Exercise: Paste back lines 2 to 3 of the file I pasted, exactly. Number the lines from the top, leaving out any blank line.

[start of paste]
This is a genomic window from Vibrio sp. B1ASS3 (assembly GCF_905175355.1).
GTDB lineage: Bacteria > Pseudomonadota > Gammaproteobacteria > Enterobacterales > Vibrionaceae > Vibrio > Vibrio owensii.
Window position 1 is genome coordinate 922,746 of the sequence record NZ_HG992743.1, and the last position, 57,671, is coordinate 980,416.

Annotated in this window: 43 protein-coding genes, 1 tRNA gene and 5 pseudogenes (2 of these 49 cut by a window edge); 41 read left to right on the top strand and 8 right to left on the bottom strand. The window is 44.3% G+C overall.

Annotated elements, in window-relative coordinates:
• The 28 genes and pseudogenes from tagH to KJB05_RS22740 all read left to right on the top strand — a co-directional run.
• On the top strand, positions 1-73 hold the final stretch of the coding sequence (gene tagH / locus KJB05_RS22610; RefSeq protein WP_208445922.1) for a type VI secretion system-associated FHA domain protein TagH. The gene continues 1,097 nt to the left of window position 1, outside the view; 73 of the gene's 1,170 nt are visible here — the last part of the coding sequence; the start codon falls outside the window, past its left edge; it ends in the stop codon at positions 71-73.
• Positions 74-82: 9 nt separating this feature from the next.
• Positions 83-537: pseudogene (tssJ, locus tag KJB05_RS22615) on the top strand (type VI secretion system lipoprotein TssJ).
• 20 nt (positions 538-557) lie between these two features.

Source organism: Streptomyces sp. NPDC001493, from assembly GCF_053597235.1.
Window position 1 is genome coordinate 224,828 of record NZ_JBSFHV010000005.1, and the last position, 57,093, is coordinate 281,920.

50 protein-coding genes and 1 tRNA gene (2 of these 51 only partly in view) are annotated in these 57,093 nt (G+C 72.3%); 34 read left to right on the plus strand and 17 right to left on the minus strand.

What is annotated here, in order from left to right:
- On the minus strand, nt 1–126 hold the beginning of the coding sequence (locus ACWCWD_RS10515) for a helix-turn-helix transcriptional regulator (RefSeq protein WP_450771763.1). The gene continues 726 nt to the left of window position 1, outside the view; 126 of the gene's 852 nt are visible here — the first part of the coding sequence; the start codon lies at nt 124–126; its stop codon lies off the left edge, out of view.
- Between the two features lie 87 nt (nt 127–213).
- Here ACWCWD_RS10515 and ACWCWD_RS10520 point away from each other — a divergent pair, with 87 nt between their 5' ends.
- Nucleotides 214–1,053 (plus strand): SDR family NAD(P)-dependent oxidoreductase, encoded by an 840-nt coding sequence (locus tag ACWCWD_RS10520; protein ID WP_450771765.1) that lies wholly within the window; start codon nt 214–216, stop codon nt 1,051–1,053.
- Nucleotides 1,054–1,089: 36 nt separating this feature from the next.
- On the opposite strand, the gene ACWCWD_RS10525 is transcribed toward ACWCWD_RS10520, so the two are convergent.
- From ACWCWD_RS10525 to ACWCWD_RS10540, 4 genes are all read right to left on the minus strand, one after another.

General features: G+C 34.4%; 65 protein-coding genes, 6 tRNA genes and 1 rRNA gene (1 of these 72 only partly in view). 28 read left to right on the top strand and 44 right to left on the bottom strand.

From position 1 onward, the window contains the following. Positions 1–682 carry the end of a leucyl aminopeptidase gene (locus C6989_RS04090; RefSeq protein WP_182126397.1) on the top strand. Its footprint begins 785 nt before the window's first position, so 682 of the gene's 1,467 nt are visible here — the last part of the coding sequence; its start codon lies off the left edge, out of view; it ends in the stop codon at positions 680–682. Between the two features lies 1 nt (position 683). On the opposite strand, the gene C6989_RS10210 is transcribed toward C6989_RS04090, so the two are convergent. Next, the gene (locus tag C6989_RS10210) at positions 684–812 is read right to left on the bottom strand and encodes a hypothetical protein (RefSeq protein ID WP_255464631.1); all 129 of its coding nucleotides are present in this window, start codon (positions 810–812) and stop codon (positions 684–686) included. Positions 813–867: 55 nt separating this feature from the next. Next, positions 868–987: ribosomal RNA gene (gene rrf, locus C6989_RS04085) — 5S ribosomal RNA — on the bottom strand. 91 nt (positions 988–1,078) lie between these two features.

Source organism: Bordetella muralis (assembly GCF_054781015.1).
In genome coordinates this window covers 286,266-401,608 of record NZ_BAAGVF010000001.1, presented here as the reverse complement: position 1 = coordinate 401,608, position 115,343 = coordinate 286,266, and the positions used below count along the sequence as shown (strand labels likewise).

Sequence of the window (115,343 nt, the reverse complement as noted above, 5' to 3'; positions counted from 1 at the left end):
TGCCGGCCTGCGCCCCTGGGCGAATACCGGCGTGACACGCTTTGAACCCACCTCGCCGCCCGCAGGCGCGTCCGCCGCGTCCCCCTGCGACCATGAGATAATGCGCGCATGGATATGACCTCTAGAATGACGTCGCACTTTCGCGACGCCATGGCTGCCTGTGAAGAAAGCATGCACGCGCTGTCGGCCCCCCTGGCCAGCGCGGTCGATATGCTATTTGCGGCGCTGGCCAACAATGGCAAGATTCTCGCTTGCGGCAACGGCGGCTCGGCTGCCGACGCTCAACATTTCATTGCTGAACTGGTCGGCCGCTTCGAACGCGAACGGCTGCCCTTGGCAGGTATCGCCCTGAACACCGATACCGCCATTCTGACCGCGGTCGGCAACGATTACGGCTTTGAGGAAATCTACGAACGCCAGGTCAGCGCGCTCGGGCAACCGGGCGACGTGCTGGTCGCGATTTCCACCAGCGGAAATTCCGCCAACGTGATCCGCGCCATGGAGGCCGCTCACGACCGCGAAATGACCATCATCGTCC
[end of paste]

GTDB lineage: Bacteria > Pseudomonadota > Gammaproteobacteria > Enterobacterales > Vibrionaceae > Vibrio > Vibrio owensii.
Window position 1 is genome coordinate 922,746 of the sequence record NZ_HG992743.1, and the last position, 57,671, is coordinate 980,416.